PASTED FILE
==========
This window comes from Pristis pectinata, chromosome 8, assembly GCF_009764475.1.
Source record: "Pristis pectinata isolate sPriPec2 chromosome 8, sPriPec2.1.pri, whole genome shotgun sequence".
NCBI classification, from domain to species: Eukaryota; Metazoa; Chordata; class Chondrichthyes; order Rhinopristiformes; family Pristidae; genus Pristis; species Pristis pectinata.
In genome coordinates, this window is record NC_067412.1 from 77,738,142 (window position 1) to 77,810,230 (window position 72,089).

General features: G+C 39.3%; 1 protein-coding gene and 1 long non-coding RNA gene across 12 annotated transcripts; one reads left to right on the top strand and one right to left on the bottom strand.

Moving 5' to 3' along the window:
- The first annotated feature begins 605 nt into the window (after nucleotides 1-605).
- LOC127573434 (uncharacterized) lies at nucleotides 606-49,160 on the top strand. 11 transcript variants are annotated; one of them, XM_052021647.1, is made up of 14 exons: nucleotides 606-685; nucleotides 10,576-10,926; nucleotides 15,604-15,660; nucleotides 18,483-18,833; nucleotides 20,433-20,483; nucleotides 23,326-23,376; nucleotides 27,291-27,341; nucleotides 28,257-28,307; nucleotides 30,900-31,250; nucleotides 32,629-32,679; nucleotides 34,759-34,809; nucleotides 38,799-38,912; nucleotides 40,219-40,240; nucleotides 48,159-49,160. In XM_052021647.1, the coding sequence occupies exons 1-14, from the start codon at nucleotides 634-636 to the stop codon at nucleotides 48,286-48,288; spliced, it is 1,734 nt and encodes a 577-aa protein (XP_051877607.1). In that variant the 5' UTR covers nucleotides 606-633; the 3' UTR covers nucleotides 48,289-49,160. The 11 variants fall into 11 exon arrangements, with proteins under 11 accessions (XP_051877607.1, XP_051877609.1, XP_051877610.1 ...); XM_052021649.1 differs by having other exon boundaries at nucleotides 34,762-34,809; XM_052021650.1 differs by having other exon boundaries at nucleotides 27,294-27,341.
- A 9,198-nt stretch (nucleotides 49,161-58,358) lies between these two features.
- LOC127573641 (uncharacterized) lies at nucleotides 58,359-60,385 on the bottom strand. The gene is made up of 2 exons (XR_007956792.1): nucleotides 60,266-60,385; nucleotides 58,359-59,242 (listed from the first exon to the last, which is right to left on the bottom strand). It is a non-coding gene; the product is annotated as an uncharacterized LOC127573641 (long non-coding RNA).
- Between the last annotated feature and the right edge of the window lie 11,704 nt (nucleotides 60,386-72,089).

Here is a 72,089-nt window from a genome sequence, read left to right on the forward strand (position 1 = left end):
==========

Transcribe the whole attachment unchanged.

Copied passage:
This window comes from Pristis pectinata, chromosome 8, assembly GCF_009764475.1.
Source record: "Pristis pectinata isolate sPriPec2 chromosome 8, sPriPec2.1.pri, whole genome shotgun sequence".
NCBI classification, from domain to species: Eukaryota; Metazoa; Chordata; class Chondrichthyes; order Rhinopristiformes; family Pristidae; genus Pristis; species Pristis pectinata.
In genome coordinates, this window is record NC_067412.1 from 77,738,142 (window position 1) to 77,810,230 (window position 72,089).

General features: G+C 39.3%; 1 protein-coding gene and 1 long non-coding RNA gene across 12 annotated transcripts; one reads left to right on the top strand and one right to left on the bottom strand.

Moving 5' to 3' along the window:
- The first annotated feature begins 605 nt into the window (after nucleotides 1-605).
- LOC127573434 (uncharacterized) lies at nucleotides 606-49,160 on the top strand. 11 transcript variants are annotated; one of them, XM_052021647.1, is made up of 14 exons: nucleotides 606-685; nucleotides 10,576-10,926; nucleotides 15,604-15,660; nucleotides 18,483-18,833; nucleotides 20,433-20,483; nucleotides 23,326-23,376; nucleotides 27,291-27,341; nucleotides 28,257-28,307; nucleotides 30,900-31,250; nucleotides 32,629-32,679; nucleotides 34,759-34,809; nucleotides 38,799-38,912; nucleotides 40,219-40,240; nucleotides 48,159-49,160. In XM_052021647.1, the coding sequence occupies exons 1-14, from the start codon at nucleotides 634-636 to the stop codon at nucleotides 48,286-48,288; spliced, it is 1,734 nt and encodes a 577-aa protein (XP_051877607.1). In that variant the 5' UTR covers nucleotides 606-633; the 3' UTR covers nucleotides 48,289-49,160. The 11 variants fall into 11 exon arrangements, with proteins under 11 accessions (XP_051877607.1, XP_051877609.1, XP_051877610.1 ...); XM_052021649.1 differs by having other exon boundaries at nucleotides 34,762-34,809; XM_052021650.1 differs by having other exon boundaries at nucleotides 27,294-27,341.
- A 9,198-nt stretch (nucleotides 49,161-58,358) lies between these two features.
- LOC127573641 (uncharacterized) lies at nucleotides 58,359-60,385 on the bottom strand. The gene is made up of 2 exons (XR_007956792.1): nucleotides 60,266-60,385; nucleotides 58,359-59,242 (listed from the first exon to the last, which is right to left on the bottom strand). It is a non-coding gene; the product is annotated as an uncharacterized LOC127573641 (long non-coding RNA).
- Between the last annotated feature and the right edge of the window lie 11,704 nt (nucleotides 60,386-72,089).

Here is a 72,089-nt window from a genome sequence, read left to right on the forward strand (position 1 = left end):